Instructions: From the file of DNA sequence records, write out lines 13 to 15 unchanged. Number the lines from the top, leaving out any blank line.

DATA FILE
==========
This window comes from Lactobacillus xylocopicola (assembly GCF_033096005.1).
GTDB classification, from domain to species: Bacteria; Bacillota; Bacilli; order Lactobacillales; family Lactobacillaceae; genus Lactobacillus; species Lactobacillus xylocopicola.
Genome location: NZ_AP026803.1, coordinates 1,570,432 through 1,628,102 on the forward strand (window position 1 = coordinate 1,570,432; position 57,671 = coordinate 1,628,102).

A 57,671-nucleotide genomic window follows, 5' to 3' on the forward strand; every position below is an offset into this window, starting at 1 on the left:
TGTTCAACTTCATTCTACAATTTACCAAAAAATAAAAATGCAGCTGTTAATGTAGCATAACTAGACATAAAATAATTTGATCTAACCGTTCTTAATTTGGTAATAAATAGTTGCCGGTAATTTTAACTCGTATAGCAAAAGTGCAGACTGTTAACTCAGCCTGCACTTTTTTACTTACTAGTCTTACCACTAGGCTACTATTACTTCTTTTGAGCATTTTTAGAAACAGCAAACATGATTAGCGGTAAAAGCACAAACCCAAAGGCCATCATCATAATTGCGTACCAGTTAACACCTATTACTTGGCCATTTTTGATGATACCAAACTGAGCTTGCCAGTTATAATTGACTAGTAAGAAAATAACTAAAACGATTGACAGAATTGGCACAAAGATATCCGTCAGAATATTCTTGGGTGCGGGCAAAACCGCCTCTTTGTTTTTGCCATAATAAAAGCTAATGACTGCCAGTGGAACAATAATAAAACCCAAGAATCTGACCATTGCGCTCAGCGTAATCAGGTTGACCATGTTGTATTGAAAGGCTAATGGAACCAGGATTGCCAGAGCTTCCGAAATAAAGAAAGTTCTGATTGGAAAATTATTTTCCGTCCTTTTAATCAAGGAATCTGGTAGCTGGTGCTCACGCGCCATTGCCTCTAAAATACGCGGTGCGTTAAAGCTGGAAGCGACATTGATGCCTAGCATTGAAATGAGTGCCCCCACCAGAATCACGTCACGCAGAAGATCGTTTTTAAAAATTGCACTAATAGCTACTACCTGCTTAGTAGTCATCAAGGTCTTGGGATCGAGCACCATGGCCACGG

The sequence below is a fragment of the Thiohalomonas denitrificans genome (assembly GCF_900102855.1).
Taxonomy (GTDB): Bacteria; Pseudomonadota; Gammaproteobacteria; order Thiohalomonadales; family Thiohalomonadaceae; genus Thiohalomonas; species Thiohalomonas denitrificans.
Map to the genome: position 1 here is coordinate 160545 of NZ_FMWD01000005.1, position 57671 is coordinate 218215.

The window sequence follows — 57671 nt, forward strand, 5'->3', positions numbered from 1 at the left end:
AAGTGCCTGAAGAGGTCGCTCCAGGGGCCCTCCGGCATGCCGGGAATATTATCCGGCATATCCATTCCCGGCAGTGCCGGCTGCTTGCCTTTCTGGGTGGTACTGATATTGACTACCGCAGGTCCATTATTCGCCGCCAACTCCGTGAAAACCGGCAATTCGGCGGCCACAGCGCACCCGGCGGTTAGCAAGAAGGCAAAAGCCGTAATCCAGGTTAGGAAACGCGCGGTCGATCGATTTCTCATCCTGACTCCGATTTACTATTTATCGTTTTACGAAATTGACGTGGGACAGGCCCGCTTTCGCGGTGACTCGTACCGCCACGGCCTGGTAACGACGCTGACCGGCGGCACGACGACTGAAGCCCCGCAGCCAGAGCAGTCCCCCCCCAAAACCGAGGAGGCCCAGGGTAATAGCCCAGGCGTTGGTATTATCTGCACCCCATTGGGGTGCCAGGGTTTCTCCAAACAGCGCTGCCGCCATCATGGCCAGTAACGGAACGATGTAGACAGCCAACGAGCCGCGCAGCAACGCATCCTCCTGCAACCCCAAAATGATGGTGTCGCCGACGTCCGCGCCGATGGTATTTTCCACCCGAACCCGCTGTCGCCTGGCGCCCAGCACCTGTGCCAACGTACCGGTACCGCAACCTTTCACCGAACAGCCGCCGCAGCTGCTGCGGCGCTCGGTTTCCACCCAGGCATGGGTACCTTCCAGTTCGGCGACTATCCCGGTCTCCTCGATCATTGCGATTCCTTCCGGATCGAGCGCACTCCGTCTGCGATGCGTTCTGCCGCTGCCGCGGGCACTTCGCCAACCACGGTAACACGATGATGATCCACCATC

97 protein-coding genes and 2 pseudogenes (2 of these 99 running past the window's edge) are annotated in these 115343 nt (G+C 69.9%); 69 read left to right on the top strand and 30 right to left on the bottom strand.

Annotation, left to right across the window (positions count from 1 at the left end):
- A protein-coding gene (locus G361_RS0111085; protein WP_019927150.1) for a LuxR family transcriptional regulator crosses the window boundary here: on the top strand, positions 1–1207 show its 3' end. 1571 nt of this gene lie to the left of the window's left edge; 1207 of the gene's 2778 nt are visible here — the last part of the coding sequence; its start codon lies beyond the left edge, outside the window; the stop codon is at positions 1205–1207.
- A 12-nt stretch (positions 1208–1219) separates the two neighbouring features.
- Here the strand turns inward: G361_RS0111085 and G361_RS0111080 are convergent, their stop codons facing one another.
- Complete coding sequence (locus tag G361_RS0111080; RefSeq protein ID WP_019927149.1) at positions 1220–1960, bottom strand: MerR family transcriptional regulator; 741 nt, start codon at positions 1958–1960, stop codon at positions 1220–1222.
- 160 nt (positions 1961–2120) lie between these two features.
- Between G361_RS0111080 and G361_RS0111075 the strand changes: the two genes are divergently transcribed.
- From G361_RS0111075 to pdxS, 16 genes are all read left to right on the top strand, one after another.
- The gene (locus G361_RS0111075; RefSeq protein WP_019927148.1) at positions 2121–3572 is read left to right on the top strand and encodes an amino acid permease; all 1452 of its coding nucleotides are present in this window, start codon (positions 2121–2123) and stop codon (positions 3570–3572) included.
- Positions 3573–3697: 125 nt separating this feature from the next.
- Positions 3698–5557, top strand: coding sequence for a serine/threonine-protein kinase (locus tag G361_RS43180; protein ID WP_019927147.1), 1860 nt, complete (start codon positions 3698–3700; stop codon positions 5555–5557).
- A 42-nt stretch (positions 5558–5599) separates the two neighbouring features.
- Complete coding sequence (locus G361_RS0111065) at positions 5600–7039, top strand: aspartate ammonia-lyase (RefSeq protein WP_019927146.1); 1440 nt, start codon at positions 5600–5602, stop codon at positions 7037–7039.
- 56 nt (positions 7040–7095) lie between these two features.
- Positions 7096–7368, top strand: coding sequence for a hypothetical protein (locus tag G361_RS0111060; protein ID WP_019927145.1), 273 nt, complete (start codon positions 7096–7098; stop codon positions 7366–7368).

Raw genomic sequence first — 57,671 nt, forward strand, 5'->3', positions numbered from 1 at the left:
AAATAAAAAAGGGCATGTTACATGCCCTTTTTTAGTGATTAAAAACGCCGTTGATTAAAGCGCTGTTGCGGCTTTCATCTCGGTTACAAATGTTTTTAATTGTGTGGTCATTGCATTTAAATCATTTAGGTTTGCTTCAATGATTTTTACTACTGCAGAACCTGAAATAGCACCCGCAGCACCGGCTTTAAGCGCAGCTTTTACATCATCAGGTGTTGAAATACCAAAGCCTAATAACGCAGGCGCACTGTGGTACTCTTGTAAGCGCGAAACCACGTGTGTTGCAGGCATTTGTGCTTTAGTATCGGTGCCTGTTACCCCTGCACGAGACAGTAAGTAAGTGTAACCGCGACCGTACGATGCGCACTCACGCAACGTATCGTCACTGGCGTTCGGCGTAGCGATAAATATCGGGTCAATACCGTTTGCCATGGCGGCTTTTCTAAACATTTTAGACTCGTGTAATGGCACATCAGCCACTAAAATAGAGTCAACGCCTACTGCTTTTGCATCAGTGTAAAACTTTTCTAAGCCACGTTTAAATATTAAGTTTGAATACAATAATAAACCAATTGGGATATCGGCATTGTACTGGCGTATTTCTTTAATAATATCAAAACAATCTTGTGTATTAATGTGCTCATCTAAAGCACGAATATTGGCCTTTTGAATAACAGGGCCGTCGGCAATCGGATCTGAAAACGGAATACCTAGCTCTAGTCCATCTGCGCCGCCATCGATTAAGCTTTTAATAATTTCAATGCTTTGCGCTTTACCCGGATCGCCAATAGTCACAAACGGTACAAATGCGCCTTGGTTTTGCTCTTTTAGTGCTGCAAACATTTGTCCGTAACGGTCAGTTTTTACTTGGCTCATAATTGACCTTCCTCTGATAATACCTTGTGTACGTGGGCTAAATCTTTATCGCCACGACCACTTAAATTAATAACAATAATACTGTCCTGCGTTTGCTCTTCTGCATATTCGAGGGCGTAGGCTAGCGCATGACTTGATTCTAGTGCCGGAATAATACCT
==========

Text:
- A protein-coding gene (locus G361_RS0111085; protein WP_019927150.1) for a LuxR family transcriptional regulator crosses the window boundary here: on the top strand, positions 1–1207 show its 3' end. 1571 nt of this gene lie to the left of the window's left edge; 1207 of the gene's 2778 nt are visible here — the last part of the coding sequence; its start codon lies beyond the left edge, outside the window; the stop codon is at positions 1205–1207.
- A 12-nt stretch (positions 1208–1219) separates the two neighbouring features.
- Here the strand turns inward: G361_RS0111085 and G361_RS0111080 are convergent, their stop codons facing one another.